When it’s time to choose a new PCP you may realize that some physicians have D.O. after their name, while some have M.D. While both are physicians, there are a few differences between the two that are worth understanding before you make your final decision.
First off, an M. D. is a medical doctor, one who practices allopathic medicine or as it is more commonly known, “western medicine”. This form of medicine focuses on treating the disease or illness when it presents. For example, you’re living your life, you get a sinus infection, you see the doctor and get antibiotics for the infection, you get better and don’t see your doctor again until you fall ill once more.
A Doctor of Osteopathy is different in that the focus is on a more holistic approach. The mind and the body need to be in sync for good health. The focus is on prevention and not just treating illness as it develops. To use the sinus infection example again, an osteopath can treat that sinus infection the same as the M.D., but will also explore how you slept, what nutrients you were putting in your body, how you were exercising – all to determine your over all health and prevention illness in the future. He/She may also perform a spinal manipulation to help bring the body back into alignment.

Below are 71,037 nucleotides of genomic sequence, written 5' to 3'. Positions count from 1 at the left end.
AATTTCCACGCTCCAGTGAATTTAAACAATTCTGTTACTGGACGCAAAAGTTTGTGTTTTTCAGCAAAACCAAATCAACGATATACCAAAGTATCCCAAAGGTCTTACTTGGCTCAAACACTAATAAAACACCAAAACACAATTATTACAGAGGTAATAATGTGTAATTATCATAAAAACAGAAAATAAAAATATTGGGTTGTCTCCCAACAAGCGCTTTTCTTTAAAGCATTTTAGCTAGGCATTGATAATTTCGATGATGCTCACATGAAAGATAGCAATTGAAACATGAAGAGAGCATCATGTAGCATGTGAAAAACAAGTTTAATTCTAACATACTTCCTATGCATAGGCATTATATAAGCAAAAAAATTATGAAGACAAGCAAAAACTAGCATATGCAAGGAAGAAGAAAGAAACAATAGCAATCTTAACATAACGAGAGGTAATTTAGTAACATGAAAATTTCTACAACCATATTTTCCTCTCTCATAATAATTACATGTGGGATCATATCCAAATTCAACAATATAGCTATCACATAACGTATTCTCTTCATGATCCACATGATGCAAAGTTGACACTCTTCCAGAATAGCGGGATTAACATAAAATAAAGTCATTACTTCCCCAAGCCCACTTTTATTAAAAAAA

To be sure, in your day to day interactions with your provider, you may not immediately notice a difference between a D.O. and an M. D. However, a D.O. may offer an additional level of care not supplied by an M.D. Also, statistically speaking, a higher percentage of D.O.s go into primary care as opposed to specialty care.
If you have further questions about what makes a D.O. unique, make an appointment to come by our office. Dr. Tremblay would be happy to sit down and discuss this with you. Our first visit is complimentary, so you have nothing to lose and a lot to gain.
Brooke Rieth NP